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34.4 (First Amendment News) Freedom of Expression Scholars Conference — Call for Papers

abrams-logoThe Abrams Institute for Freedom of Expression and the Information Society Project at Yale Law School invite applications for the third annual Freedom of Expression Scholars Conference.  The conference will be held on May 2-3, 2015, at Yale Law School.

 The conference brings scholars together to discuss their works-in-progress concerning freedom of speech, expression, press, association, petition, assembly, and related issues of knowledge and information policy.  The past two conferences were great successes, with many interesting conversations, dozens of papers presented, and upwards of 50 scholars attending. Diversity of views welcome.

The conference offers participants an opportunity to receive substantive feedback through group discussion. Unlike a traditional conference, authors do not give formal presentations of their work.   Rather, each accepted paper will be assigned a discussant, who will briefly introduce the paper, provide feedback to the author, and lead a discussion among participants.  This format permits substantive and lively discussion of ideas and writings that may be inchoate or not yet fully developed.

Because of the format of the conference, participants will be expected to read and be prepared to discuss at least one paper per session, and to attend the entire conference.  In the past, there have typically been eight sessions, running from Saturday morning through Sunday afternoon, with a welcome dinner on Friday evening for those already arrived in New Haven.

 Participation in the conference is by invitation only, but we welcome paper submissions–and applications to participate as a discussant–from a wide range of scholars.  Please feel free to share this call for submissions with any colleagues that may be interested.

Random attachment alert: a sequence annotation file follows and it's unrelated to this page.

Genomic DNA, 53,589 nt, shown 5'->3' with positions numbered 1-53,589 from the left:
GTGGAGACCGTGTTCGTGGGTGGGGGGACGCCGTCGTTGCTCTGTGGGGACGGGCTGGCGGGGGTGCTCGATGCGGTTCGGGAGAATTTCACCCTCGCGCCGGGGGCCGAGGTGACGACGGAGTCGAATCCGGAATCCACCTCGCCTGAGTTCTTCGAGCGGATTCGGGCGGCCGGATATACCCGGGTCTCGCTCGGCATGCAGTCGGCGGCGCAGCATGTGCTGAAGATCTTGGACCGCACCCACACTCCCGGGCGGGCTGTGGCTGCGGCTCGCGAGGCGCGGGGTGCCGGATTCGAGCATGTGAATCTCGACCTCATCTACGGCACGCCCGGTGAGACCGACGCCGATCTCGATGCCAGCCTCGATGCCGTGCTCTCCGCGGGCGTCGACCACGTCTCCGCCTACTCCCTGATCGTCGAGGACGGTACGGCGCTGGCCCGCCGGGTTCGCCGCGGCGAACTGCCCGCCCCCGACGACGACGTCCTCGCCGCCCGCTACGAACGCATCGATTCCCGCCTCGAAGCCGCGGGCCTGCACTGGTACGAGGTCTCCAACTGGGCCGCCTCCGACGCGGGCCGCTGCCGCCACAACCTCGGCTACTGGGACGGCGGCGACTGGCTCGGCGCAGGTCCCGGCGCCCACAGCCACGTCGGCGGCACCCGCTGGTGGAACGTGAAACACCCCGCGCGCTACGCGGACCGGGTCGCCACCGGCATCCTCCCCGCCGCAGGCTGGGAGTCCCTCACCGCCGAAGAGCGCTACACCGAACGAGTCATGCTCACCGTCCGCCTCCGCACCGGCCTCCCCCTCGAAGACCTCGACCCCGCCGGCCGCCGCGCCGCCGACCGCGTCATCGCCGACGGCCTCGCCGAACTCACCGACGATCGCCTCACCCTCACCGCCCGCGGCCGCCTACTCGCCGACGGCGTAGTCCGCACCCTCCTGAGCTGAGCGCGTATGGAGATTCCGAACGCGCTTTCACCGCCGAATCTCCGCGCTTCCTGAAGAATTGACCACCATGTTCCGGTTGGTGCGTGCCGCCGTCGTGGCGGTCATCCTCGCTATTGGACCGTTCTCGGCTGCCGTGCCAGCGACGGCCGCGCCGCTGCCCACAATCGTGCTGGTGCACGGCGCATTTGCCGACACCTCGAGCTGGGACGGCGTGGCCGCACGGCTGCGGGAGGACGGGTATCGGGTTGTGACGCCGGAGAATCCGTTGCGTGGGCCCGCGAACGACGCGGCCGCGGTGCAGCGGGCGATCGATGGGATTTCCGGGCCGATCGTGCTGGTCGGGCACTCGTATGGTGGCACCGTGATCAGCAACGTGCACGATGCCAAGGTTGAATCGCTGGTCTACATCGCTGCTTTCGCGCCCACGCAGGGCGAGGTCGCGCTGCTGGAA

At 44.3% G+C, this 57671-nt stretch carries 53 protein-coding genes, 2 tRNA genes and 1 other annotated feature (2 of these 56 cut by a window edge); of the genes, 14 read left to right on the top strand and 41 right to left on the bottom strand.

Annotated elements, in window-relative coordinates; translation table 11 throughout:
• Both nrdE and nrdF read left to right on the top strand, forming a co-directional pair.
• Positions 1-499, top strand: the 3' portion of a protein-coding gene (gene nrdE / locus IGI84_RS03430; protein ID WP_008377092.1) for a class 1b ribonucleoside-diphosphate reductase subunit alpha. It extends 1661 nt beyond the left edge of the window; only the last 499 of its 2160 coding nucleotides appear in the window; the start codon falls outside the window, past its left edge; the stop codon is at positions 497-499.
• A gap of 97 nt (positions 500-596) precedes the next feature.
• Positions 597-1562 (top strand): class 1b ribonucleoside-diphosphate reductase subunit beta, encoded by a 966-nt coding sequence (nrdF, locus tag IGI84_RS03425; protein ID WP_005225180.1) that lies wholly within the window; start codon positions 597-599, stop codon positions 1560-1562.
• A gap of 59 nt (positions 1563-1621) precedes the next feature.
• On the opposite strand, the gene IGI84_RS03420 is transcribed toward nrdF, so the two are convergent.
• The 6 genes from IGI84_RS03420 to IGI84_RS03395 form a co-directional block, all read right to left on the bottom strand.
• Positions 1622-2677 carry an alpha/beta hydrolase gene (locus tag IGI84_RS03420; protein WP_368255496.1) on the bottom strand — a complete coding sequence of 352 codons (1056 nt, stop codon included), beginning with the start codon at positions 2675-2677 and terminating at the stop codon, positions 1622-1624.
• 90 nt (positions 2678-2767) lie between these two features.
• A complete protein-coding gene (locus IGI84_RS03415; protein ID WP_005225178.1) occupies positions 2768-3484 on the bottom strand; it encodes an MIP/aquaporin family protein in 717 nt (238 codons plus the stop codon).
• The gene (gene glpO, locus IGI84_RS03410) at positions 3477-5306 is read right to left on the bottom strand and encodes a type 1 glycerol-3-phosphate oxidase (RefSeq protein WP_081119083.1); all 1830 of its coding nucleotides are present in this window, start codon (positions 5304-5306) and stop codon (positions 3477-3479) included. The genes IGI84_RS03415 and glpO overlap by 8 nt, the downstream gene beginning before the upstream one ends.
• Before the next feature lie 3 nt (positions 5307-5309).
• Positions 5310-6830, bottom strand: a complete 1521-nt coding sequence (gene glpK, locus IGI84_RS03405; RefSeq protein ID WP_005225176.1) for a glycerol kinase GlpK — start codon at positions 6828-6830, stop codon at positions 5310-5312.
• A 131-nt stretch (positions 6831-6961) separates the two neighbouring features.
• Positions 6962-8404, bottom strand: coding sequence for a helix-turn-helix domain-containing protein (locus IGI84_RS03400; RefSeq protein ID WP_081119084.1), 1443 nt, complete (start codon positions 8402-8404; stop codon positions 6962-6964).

Titles and abstracts of papers should be submitted electronically to jonathan.manes@yale.edu no later than February 20, 2015.

→ Those interested in participating as discussants or participants without submitting a paper should also contact jonathan.manes@yale.edu by February 20, 2015.

 Workshop versions of accepted papers will be due on April 3, 2014 so that they can be circulated to discussants and conference participants in advance.

The conference announcement is online here.  Information about prior conferences, including attendees and the titles of workshopped papers, is available here and here.  As before, we are expecting that scholars will ask their home institutions to cover travel expenses.

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Introducing Professor Marc Roark

Marc Roark

Marc Roark teaches Property, Commercial Law,  Law and Literature, Law and Society, and Law and Religion at Savannah Law School.   Before joining the faculty at Savannah Law School, Professor Roark held appointments at the University of Missouri, the University of Tulsa, and the University of La Verne.

Marc is a well-known Property scholar, and has appeared nationally in interviews by NPR and MSNBC News.   His articles include Homelessness at the Cathedral (Missouri Law Review) and Payment Systems, Consumer Tragedy, and Ineffective Remedies (St. John’s Law Review). You can sample more of Marc’s articles at his SSRN page.

Marc is currently working on a book project titled unPopular Property, describing the intersection of property and identity in outlier cultures.  He is also working on an article articulating the need for human impact statements as a part of public and private land development.

Welcome Marc!

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Should More Land Use Professors Be Libertarians?: Part III (Final Post)

This is (hopefully) the last in a series of three posts. In the first, I asked why more land use professors are not libertarians, considering the strong leftist critique of local government. In the second, I suggested that one reason for the leftist commitment to local government (and specifically to local government land use control, albeit often in the guise of “regionalism”) is that the relevant libertarian alternatives – namely, the marketplace and the common law of nuisance – are far worse. Nevertheless, I conceded that this answer was unsatisfactory, considering that many leftists – myself included – betray a Tocquevillian optimism about local government that is difficult to square with the position that local governments are merely the least bad of all the alternatives. So I am left here, in this third post, with the hardest question: How can left-leaning local government scholars have any optimism about local government in light of the abusive local government practices we have witnessed (and documented)?

State Structuring of Local Governments